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The Triumph of Respecting Marriage and Religious Liberty

 The Senate's recent vote to close debate on the Respect for Marriage Act (RMA) marks a significant step towards repealing the 1996 Defense of Marriage Act (DOMA). DOMA, which prevented federal recognition and benefits for married gay couples, was adopted with strong bipartisan support and signed into law by President Bill Clinton. It reflected the views of the majority of Americans at the time, but times have since changed.

Today, the Senate's decision to advance the RMA signals a shift in public opinion and political priorities. The RMA seeks to repeal DOMA and require states to recognize same-sex marriages performed in other states. Notably, it preserves the protection of individual religious freedom under the 1993 Religious Freedom Restoration Act (RFRA), which is a significant departure from the Equality Act, another LGBTQ-rights legislation that excludes RFRA's religious protections.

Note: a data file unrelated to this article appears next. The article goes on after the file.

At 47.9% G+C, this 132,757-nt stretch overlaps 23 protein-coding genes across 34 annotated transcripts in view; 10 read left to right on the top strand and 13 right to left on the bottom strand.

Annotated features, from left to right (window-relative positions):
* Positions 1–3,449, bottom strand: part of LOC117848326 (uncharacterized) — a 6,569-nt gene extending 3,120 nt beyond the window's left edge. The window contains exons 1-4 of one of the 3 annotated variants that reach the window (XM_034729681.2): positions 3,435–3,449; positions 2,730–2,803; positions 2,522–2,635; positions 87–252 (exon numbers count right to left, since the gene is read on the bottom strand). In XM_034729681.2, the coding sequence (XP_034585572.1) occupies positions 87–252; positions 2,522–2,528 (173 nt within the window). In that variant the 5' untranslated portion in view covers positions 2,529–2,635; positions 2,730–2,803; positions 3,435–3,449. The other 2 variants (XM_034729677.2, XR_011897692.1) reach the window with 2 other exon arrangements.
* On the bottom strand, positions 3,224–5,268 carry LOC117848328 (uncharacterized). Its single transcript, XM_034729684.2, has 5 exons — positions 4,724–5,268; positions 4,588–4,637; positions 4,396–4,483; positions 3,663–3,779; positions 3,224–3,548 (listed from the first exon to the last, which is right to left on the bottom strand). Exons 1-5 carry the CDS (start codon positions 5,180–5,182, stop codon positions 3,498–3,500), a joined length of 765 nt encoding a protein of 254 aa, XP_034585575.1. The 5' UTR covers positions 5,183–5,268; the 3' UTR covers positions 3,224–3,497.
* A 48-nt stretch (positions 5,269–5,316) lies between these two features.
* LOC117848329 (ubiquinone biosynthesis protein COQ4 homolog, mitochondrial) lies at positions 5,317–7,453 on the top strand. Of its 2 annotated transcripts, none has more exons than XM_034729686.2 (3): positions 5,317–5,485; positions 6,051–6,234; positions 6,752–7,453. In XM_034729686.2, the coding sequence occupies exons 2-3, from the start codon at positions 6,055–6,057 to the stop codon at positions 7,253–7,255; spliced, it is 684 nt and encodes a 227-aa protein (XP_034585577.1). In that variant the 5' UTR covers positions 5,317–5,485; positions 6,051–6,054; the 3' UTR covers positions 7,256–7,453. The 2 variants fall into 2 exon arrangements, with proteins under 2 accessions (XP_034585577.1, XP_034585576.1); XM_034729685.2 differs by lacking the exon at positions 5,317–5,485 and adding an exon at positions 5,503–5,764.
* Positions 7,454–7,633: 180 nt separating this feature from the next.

A bipartisan group of Senators, led by Tammy Baldwin and Susan Collins, has worked to address concerns from religious organizations that the RMA might force them to provide services and goods to married gay couples. The legislation now includes additional language to reassure churches and religious charitable organizations that they won't lose their tax-exempt status due to the new law. While it was unlikely that the RMA would have such effects, addressing these concerns was considered necessary to build trust and support for the bill.



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